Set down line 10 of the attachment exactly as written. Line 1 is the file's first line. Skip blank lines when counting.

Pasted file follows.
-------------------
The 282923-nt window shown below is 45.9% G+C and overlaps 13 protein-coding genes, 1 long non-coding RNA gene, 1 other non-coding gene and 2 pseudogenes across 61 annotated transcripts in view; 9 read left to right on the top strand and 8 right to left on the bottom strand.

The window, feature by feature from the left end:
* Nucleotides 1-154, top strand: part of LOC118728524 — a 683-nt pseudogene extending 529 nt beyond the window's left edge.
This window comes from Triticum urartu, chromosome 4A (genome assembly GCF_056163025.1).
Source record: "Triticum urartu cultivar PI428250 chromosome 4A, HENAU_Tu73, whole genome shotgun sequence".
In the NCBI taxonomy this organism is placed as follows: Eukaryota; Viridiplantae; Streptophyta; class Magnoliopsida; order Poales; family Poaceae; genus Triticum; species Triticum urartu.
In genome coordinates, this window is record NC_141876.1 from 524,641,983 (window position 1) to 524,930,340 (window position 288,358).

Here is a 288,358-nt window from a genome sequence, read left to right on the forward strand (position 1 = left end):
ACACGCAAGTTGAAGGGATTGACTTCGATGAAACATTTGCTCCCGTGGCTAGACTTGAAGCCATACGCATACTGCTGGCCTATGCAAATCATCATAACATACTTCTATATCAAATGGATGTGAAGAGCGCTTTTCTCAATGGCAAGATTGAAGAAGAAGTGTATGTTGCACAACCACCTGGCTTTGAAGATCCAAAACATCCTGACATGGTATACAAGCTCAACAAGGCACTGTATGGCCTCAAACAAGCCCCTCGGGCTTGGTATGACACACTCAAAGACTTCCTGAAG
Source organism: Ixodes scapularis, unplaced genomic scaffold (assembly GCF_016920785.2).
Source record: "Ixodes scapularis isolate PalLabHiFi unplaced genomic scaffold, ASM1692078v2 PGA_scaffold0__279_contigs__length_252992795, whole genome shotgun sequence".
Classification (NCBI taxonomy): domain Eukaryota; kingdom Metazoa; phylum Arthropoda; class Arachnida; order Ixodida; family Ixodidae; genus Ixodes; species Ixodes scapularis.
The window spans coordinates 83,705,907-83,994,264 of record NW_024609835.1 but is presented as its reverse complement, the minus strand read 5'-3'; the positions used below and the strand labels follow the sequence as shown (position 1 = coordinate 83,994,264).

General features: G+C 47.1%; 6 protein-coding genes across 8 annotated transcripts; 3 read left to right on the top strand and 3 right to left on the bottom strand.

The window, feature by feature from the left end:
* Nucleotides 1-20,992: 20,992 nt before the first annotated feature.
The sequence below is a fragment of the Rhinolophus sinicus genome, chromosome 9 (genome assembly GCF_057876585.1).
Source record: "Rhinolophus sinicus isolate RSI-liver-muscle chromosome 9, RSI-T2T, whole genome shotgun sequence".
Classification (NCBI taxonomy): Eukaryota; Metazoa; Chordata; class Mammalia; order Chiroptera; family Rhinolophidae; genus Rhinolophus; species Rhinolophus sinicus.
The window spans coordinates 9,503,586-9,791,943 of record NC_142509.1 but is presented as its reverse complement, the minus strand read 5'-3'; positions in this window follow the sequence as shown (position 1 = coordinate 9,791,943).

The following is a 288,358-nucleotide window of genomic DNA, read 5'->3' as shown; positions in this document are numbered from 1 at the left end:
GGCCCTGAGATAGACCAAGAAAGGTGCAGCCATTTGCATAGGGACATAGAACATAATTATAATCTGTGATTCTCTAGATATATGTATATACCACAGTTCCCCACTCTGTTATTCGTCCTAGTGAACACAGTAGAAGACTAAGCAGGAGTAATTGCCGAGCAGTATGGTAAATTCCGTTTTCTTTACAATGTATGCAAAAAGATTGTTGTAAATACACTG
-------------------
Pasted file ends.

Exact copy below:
Source organism: Ixodes scapularis, unplaced genomic scaffold (assembly GCF_016920785.2).